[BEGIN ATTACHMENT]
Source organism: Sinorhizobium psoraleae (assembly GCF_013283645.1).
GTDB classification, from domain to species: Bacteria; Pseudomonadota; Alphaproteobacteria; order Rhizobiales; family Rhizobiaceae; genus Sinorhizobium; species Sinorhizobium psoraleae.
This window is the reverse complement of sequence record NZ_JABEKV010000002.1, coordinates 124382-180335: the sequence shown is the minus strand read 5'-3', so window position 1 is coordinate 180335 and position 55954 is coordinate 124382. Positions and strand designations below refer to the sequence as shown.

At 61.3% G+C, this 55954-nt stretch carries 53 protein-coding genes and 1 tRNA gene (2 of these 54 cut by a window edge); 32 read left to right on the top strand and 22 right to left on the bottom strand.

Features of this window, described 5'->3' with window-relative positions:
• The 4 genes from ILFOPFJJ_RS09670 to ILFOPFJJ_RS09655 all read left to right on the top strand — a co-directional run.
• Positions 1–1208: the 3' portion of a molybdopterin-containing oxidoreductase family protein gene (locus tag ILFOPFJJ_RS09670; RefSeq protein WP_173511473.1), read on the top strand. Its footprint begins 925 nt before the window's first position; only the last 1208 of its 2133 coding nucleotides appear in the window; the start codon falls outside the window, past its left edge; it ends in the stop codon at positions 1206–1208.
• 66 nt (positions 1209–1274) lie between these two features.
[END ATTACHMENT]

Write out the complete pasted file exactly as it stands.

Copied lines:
Source organism: Sinorhizobium psoraleae (assembly GCF_013283645.1).
GTDB classification, from domain to species: Bacteria; Pseudomonadota; Alphaproteobacteria; order Rhizobiales; family Rhizobiaceae; genus Sinorhizobium; species Sinorhizobium psoraleae.
This window is the reverse complement of sequence record NZ_JABEKV010000002.1, coordinates 124382-180335: the sequence shown is the minus strand read 5'-3', so window position 1 is coordinate 180335 and position 55954 is coordinate 124382. Positions and strand designations below refer to the sequence as shown.

At 61.3% G+C, this 55954-nt stretch carries 53 protein-coding genes and 1 tRNA gene (2 of these 54 cut by a window edge); 32 read left to right on the top strand and 22 right to left on the bottom strand.

Features of this window, described 5'->3' with window-relative positions:
• The 4 genes from ILFOPFJJ_RS09670 to ILFOPFJJ_RS09655 all read left to right on the top strand — a co-directional run.
• Positions 1–1208: the 3' portion of a molybdopterin-containing oxidoreductase family protein gene (locus tag ILFOPFJJ_RS09670; RefSeq protein WP_173511473.1), read on the top strand. Its footprint begins 925 nt before the window's first position; only the last 1208 of its 2133 coding nucleotides appear in the window; the start codon falls outside the window, past its left edge; it ends in the stop codon at positions 1206–1208.
• 66 nt (positions 1209–1274) lie between these two features.